one presented to him by a shipjoiner . . . . he had fowling-pieces, presented to
him by men that loved him;
When he went with his five sons and many grandsons to hunt or fish you would pick
him out as the most beautiful and vigorous of the gang,
You would wish long and long to be with him . . . . you would wish to sit by him in
the boat that you and he might touch each other.

 

 

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Written in free verse, “I knew a man,” by Walt Whitman, is part of “I SING THE BODY ELECTRIC.,” a poem with nine short subsections included in the original (1855) edition of Leaves of Grass.

It is a great example of the utter simplicity and non-literary character of Whitman’s poetry. (This aspect of Whitman’s poetry is analyzed and explained definitively in C. Carroll Hollis’s monograph Language and Style in Leaves of Grass [Louisiana State University Press, 1983]).

The poem is read here by the actor Ed Begley (1901-1970). Begley is, without question, the greatest reader, the greatest vocal interpreter, of Whitman’s poetry ever.
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Reflecting upon this poem, it occurs to me that I know, and have known (beginning with my parents), people eliciting such thoughts, such admiration from me.

People seemingly ordinary. Meaning not famous, or great as we commonly take great to mean when we speak of a great statesman, a great author, or any other person of such stature.

Ordinary people.

Yet remarkable people.

Men and women whose character, integrity, sincerity, kindness, thoughtfulness, unselfishness, fortitude, and so forth one is struck by over and over, almost daily. Of whom one finds oneself reminding oneself constantly what a privilege it is to know such persons. And of what they have to offer. To you or me.

Whitman stopped to admire a blade of grass. I often find myself, as did Whitman in this poem, “stopping to admire” ordinary people whom I meet and reflecting upon their wonderful qualities and, by extension, upon our common humanity.

 
— Roger W. Smith

  December 2018

 

to autumn

 

 

 

 

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Madison Square Park, New York City; November 2016 (photograph by Roger W. Smith)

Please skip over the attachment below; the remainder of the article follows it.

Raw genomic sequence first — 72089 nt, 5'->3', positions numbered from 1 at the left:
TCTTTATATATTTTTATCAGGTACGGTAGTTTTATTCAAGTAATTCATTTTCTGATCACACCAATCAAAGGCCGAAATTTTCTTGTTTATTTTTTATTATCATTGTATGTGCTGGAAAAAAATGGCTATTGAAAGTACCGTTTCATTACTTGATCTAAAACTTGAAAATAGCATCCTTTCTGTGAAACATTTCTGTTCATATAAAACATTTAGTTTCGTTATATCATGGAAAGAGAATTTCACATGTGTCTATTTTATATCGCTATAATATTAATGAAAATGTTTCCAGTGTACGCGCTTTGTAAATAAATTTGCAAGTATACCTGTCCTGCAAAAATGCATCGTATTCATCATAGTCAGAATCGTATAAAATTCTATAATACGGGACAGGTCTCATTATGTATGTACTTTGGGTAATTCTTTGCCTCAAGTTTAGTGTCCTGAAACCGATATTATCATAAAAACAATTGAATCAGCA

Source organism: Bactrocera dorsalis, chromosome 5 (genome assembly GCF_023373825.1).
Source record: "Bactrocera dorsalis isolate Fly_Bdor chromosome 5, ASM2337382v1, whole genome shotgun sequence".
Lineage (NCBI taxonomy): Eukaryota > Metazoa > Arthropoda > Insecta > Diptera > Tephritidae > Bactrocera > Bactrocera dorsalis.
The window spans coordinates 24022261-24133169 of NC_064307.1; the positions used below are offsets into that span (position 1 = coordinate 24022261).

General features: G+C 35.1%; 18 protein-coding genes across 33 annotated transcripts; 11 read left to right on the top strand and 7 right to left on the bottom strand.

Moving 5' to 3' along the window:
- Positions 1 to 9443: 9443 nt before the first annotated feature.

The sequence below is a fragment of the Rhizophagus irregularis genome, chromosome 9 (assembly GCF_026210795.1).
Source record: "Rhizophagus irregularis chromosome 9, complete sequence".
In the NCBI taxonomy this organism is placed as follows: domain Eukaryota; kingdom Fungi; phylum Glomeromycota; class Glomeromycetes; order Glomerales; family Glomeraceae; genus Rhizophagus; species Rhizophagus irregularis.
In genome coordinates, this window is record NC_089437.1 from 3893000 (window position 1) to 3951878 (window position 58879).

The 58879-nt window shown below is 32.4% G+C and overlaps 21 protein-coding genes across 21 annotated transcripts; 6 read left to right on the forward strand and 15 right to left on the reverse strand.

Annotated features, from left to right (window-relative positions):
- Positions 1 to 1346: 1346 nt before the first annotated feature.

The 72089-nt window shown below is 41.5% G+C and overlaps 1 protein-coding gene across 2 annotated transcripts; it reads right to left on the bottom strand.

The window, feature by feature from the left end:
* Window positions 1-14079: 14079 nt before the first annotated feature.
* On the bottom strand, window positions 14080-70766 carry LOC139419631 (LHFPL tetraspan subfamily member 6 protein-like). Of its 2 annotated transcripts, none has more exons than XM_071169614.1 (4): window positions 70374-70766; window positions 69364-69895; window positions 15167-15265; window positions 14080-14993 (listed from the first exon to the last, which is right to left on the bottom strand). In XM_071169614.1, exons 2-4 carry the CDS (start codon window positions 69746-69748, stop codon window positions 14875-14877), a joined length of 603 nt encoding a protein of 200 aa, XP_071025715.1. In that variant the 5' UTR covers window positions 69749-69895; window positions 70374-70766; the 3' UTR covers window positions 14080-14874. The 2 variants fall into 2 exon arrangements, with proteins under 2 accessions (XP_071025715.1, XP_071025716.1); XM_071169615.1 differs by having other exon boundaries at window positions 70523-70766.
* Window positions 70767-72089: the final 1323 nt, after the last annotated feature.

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Poughkeepsie, NY; October 2018 (photograph by Roger W. Smith

 

 

 

Pushkin’s favorite month was October.

Spring starts out wet and raw and often wintry at the outset. Fall starts out just plain nice and within a couple of weeks or so has become just plain gorgeous.

By the end of the season, fall has become indistinguishable from winter. But, in the first month or so, fall features clear, sunny days without oppressive heat, which in summer can be unbearable.

By the end of spring, summer is already here and one experiences days that suffuse the senses of old and young with sheer delight. Ask Shakespeare, who wrote of “springtime, the only pretty ring time, / Sweet lovers love the spring.” (As You Like It).

Ask Edvard Grieg or Carl Nielsen.

Autumn has its proponents too.

 

 

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Let Autumn spread his treasures to the sun.
Luxuriant and unbounded …

From heaven’s high cope the fierce effulgence shook
Of parting Summer, a serener blue,
With golden light enliven’d, wide invests
The happy world. Attemper’d suns arise,
Sweet-beam’d, and shedding oft thro’ lucid clouds
A pleasing calm; while broad, and brown, below
Extensive harvests hang the heavy head. …

The sultry south collects a potent blast.
At first the groves are scarcely seen to stir
Their trembling tops; and a still murmur runs
Along the soft-inclining fields of corn.
But as the aerial tempest fuller swells,
And in one mighty stream, invisible.
Immense! the whole excited atmosphere
Impetuous rushes o’er the sounding world;
Strain’d to the root, the stopping forest pours
A rustling shower of yet untimely leaves. …

 

– James Thomson, The Seasons (1726-1730)

 

 

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Season of mists and mellow fruitfulness,
Close bosom-friend of the maturing sun;
Conspiring with him how to load and bless
With fruit the vines that round the thatch-eves run;
To bend with apples the moss’d cottage-trees,
And fill all fruit with ripeness to the core;
To swell the gourd, and plump the hazel shells
With a sweet kernel; to set budding more,
And still more, later flowers for the bees,
Until they think warm days will never cease,